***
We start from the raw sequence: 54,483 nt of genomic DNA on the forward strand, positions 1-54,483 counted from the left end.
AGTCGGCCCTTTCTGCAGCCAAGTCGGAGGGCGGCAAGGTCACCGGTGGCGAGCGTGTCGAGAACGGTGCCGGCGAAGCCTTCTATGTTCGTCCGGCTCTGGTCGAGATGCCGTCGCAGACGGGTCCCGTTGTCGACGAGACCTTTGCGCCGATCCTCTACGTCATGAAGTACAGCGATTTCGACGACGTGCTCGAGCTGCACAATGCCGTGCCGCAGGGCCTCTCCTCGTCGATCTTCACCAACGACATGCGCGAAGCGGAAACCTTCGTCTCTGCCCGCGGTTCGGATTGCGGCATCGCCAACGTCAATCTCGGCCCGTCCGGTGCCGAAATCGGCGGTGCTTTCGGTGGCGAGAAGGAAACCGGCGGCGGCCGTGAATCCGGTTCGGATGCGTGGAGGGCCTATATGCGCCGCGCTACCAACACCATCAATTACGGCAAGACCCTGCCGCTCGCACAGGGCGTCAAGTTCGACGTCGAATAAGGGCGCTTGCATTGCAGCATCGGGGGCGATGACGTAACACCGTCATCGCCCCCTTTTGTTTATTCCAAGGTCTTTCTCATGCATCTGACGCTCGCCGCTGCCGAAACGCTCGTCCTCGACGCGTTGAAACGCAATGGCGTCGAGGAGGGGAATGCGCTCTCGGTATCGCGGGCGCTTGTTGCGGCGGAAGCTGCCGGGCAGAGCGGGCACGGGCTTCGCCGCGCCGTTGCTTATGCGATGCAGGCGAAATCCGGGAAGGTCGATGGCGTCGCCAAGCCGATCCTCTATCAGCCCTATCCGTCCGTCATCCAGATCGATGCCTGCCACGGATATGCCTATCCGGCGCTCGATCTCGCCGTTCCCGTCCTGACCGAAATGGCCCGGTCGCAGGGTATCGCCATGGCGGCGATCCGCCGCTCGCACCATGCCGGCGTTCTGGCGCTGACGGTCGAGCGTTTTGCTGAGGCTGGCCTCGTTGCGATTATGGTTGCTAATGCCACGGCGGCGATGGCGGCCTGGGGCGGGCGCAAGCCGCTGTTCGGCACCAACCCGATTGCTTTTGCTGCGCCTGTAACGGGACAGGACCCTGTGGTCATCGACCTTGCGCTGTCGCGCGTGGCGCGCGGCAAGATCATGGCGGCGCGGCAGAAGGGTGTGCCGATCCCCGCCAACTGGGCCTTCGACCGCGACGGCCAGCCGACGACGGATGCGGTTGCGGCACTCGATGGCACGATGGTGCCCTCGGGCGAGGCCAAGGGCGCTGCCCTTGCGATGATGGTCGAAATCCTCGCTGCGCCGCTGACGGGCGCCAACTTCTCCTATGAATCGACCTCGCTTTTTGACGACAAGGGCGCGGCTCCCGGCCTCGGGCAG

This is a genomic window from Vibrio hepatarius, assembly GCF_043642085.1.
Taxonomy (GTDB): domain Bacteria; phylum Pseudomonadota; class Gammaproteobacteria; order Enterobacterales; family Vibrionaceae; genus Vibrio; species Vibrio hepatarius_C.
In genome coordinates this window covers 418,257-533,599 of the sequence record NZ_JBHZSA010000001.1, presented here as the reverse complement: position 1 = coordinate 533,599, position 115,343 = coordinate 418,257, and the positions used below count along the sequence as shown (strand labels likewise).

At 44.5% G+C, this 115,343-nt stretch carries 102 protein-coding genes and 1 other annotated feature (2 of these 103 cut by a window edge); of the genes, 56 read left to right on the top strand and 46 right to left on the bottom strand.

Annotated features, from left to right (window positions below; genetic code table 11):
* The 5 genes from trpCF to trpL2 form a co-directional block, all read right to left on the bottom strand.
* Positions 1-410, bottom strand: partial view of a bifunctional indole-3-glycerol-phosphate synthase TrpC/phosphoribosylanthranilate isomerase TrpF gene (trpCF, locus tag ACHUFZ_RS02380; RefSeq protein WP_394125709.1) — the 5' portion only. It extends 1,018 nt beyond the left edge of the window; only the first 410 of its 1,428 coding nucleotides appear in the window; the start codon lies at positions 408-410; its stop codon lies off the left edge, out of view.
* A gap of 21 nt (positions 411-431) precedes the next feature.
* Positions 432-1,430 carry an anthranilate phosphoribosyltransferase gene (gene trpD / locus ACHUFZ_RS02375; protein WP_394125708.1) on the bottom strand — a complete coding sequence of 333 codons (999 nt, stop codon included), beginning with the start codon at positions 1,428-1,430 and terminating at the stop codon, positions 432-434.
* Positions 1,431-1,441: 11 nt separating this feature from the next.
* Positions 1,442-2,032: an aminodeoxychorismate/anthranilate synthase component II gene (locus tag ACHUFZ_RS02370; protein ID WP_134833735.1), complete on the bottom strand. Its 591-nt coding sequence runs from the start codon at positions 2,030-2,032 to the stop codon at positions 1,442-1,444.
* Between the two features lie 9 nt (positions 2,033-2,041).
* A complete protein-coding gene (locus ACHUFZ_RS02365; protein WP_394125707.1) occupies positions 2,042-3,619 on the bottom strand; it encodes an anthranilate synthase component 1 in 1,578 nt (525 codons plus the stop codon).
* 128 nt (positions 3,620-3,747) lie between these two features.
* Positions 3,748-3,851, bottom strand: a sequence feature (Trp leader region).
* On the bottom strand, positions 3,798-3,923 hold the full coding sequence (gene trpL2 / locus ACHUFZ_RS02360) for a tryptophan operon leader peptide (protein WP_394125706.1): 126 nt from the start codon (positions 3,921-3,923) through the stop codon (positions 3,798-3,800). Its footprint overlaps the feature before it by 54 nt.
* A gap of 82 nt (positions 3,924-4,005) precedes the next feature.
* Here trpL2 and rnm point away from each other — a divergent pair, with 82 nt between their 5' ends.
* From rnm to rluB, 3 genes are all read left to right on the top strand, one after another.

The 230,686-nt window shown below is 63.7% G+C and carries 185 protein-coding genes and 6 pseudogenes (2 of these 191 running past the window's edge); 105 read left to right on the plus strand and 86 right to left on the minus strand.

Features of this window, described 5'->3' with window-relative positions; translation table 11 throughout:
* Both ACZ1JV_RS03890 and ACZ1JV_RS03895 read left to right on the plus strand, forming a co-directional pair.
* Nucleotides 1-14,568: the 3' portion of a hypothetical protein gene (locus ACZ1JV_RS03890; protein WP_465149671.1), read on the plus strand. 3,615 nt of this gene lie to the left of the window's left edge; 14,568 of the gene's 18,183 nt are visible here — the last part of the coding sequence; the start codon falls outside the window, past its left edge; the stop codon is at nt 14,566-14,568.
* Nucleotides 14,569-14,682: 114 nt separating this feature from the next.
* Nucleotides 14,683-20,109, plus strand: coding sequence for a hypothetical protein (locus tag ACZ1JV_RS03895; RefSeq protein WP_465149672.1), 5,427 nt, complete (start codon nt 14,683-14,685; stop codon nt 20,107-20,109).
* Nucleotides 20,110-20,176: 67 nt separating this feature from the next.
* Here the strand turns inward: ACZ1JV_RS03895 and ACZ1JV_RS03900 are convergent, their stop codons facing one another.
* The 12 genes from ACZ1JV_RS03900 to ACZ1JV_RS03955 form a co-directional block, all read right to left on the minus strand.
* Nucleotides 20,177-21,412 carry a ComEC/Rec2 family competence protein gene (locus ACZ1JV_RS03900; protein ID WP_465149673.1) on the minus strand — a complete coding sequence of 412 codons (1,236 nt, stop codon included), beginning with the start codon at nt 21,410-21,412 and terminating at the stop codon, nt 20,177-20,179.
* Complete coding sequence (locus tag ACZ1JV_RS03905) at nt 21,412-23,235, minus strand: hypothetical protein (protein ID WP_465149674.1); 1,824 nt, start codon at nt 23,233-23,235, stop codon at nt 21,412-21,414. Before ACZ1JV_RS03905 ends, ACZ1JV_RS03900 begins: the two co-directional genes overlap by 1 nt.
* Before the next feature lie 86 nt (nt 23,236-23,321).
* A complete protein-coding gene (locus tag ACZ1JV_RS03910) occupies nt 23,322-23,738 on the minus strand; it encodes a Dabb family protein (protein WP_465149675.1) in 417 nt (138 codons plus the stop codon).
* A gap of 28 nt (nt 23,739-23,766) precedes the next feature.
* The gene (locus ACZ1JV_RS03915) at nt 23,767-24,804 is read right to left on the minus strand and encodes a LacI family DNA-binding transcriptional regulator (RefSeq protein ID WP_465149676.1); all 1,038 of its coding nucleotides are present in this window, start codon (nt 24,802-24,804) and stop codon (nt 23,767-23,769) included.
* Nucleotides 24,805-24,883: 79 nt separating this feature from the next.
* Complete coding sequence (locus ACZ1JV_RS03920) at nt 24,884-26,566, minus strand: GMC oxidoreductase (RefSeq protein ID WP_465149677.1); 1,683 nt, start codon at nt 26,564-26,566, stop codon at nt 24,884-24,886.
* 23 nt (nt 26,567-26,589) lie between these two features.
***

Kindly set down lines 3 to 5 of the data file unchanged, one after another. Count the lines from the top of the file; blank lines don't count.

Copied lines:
This is a genomic window from Vibrio hepatarius, assembly GCF_043642085.1.
Taxonomy (GTDB): domain Bacteria; phylum Pseudomonadota; class Gammaproteobacteria; order Enterobacterales; family Vibrionaceae; genus Vibrio; species Vibrio hepatarius_C.
In genome coordinates this window covers 418,257-533,599 of the sequence record NZ_JBHZSA010000001.1, presented here as the reverse complement: position 1 = coordinate 533,599, position 115,343 = coordinate 418,257, and the positions used below count along the sequence as shown (strand labels likewise).